When you put it all together … okay, yeah, maybe the phrase “defying the odds” does apply.

Pay that man his money

When NJ Online Gambling published its first story on Jay and his advantage-player friends on Feb. 26, they were still waiting on withdrawals from three of the casinos where they played Ocean Magic. They were owed about $130,000 by Borgata, $40,000 by Caesars, and a paltry $700 by Hard Rock. 

There was also a matter of theoretical additional winnings at Caesars, as Ocean Magic was removed with one of the players in mid-run, with the game in an advanced state that he had effectively paid for. Imagine that you’re playing Madden football and you and your opponent have both ponied up cash, and the game crashes with you holding a 14-point lead in the fourth quarter; you’d expect more than just your money back.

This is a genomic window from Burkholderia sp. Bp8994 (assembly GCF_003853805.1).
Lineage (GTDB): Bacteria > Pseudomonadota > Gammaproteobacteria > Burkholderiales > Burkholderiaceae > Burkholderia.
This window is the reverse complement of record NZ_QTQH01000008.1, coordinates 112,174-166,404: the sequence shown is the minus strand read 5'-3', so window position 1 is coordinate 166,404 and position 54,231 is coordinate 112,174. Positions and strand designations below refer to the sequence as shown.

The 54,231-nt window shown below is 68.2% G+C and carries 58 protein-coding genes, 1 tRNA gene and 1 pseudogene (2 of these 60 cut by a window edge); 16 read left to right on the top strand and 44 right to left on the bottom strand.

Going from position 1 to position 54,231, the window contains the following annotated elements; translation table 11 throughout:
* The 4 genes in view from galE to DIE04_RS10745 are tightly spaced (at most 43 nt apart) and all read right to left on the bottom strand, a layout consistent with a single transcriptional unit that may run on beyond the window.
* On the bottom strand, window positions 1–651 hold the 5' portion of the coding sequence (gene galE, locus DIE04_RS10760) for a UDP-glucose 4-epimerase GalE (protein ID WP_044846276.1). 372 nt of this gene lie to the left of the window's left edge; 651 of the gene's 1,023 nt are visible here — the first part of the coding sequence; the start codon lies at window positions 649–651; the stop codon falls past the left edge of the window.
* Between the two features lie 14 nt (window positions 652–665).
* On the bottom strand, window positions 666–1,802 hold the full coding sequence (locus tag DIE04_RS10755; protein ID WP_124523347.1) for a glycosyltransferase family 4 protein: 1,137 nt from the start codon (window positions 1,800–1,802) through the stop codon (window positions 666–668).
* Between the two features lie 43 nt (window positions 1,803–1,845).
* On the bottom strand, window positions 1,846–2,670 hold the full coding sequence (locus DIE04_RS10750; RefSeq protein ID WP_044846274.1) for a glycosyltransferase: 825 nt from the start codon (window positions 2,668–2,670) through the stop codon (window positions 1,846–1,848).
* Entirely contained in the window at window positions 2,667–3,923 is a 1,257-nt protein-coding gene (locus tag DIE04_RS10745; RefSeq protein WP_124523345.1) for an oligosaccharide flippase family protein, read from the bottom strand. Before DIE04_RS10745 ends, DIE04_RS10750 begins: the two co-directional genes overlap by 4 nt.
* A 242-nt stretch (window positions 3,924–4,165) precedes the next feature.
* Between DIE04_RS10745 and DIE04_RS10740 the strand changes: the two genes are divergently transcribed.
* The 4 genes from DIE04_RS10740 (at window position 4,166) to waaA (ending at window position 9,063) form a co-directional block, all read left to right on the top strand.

Shortly after the article ran, the three casinos released all of the money for payout, with the exception of the potential extra money from Caesars. “We kind of let that go, for now,” Jay says, indicating that they might pursue it down the road.

But otherwise, the advantage players have been made whole since the publication of the article. Whatever reluctance some of the casinos had to pay, whatever stall tactics they were using, in the end, the players received their money. It was a happy ending to the story.

And Jay was waiting for that story to end before writing the sequel.

“We got paid a week ago Monday [March 11],” Jay explained last week, “and we started playing again the very next day.”

Coin artist

“Golden Egypt and Ocean Magic are almost synonymous with each other,” Jay (@playwithanedge1 on Twitter) says. “Anybody that plays in casinos knows they have similar vulture-ability.”